Twisted-pair copper cabling is a cornerstone of data center infrastructure, and the RJ-45 connection is the highest-volume port type in servers today, with close to a billion ports of RJ-45 connectors sold every year. The features in RJ-45 that made it appealing in the past are still true today, as future Category 8 systems for 25G and 40G networks will continue to use the popular connector design.
There is no one-size-fits-all solution for cabling infrastructure in a data center. It breaks down to what best fits the layout, scope, bandwidth needs, scalability, manageability, and budget of a specific facility. But as emerging data center architectures create a need for more flexibility and scalability using high-speed copper links, the demand for faster gigabit performance in a smaller footprint will continue to grow. With BASE-T providing the most cost-effective access layer networking option, copper structured cabling solutions will continue to be fundamental throughout the data center infrastructure.
Source: Thinkstock / Mike Watson Images
40GBASE-T (and 25GBASE-T) will rely on Category 8 connectivity.
The current draft of the Category 8 specification from the Telecommunications Industry Association (TIA) — likely to be published in mid 2016 — defines channels and connecting hardware up to 2000 MHz and 30 meters, using the standard 8P8C/RJ-45 interface. This interface allows the cabling system to be backwards compatible with existing Category cabling systems. For data center managers, backwards compatibility and auto-negotiation between active equipment provides huge benefits.
Backwards compatibility makes migration easier
Data center managers who are planning for upgrades in the near future should consider the expected life of the cabling system to maximize their return on infrastructure investment. Category 8 cabling with RJ-45 connections can support 10G today, while providing a seamless migration for 25G or 40G tech refreshes in the future. This prevents the need to re-cable during upgrades, avoiding possible network disruption and additional costs.
Auto-negotiation for mixed server speeds
Data center managers can also leverage the auto-negotiation requirements in IEEE 25/40GBASE-T standards. Auto-negotiation allows for two Ethernet devices to connect to each other and select a common transmission speed that both devices support. For example, 40G switches can communicate with 10G servers, whether over Category 8 or Category 6A connectivity. This also allows for network migration to 40GBASE-T to be done in phases, allowing for more flexibility in terms of timing, disruption, and cost. With staggered active gear upgrades, BASE-T solutions can allow for mixed server speeds in each rack or cabinet supporting any combination of 1G, 2.5G, 5G, or 10G servers, creating better port utilization of the switches.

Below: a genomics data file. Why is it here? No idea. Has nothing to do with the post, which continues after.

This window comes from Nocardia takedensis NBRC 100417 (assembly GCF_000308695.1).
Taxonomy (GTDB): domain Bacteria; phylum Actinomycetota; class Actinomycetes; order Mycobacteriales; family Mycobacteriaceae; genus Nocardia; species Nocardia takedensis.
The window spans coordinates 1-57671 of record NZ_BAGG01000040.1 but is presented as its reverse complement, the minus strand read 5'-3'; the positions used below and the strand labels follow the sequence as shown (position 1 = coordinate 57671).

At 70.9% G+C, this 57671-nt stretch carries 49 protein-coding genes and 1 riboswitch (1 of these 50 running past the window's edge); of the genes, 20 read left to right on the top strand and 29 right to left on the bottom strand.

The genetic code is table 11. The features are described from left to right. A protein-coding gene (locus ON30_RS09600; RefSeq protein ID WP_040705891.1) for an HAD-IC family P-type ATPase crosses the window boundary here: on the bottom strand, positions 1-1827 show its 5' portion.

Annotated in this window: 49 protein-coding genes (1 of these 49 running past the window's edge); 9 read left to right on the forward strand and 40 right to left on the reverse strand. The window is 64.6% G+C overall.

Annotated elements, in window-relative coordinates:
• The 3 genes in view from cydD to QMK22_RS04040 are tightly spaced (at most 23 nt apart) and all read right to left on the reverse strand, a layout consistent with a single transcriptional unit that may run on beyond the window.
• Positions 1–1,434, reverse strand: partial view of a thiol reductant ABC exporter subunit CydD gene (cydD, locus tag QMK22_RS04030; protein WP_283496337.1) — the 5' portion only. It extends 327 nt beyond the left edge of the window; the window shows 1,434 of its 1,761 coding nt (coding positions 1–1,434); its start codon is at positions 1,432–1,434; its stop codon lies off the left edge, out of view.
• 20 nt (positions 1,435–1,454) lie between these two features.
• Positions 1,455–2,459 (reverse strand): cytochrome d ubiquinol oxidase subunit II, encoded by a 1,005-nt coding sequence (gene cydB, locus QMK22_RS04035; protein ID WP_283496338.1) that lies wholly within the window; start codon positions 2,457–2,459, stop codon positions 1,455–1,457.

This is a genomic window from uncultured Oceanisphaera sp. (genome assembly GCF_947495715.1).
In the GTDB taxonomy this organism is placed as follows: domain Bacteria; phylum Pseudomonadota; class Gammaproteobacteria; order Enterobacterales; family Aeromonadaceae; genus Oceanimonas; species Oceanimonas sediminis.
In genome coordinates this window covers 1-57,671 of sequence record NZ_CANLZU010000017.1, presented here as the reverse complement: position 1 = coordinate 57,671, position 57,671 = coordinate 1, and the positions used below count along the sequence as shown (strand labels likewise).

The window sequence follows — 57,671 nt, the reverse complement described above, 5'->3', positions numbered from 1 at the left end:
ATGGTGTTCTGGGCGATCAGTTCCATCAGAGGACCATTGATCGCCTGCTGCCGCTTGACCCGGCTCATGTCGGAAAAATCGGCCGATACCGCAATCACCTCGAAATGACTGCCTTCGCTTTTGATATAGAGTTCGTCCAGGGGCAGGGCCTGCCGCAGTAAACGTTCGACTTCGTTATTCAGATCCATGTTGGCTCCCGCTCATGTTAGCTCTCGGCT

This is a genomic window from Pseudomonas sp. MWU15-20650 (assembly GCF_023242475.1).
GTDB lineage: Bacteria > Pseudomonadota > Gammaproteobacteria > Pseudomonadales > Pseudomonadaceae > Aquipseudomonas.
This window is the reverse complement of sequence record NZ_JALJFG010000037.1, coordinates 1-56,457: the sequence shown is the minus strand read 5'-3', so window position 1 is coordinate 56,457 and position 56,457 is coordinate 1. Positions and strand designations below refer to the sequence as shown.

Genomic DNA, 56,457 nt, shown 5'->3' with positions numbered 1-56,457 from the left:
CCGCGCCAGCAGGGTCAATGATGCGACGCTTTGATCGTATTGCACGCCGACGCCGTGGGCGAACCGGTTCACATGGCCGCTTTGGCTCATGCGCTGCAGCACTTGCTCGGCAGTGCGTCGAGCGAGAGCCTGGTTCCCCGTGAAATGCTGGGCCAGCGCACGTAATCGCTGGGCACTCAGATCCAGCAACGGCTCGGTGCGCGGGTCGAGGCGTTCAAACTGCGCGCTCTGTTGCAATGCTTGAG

There is no one-size-fits-all solution for cabling infrastructure in a data center
Other copper connections for 25G / 40G
Twisted-pair cabling using RJ-45 connections isn’t the only copper option for 40G networks. Quad small form-factor pluggable (QSFP+) direct attach copper (DAC) passive assemblies were standardized in 2010 through IEEE 802.3ba. They are low-power solutions and have a similar form-factor to SFP+ 10G (and future 25G) assemblies. However, from a structured cabling viewpoint, they have a limited distance of up to 7 meters. With such limited reach, they cannot support a wider range of topologies, such as End-of-Row or Middle-of-Row options. QSFP+ DAC assemblies are also not backwards compatible, and can be used for 40G networks only.
Unlike the TIA Category 8 standard in development, the draft ISO standard currently specifies two types of connector interfaces. Class I will be similar to the TIA version, using the RJ-45 interface for backwards compatibility with existing Category cabling. The Class II specification is designed to support various types of connector interfaces that are not compatible with RJ-45 and not fully backwards compatible. The ISO 11801-1 standard is expected to include requirements for both Class I and Class II up to 2000 MHz, matching the frequency range of the TIA standard.
The connections specified in Class II, such as the ARJ and GG45 interfaces, will likely see limited adoption. These solutions are not fully backwards compatible and require hybrid cables that can be more expensive than BASE-T solutions. In addition, because active equipment will use an RJ-45 connection, Class II solutions will not include an option for DAC connections.
RJ-45 is here to stay
Copper solutions have been around a long time, solving data connectivity needs from residential applications to complex data center installations. There is room for continuous growth in this medium, and with the imminent adoption of 25/40GBASE-T and Category 8 standards, the RJ-45 design will continue to give network managers more flexibility throughout deployment and operation in terms of timing, disruption, and cost for upgrading their networks.
Mark Dearing, RCDD, CDCD, is a senior product manager at Leviton Network Solutions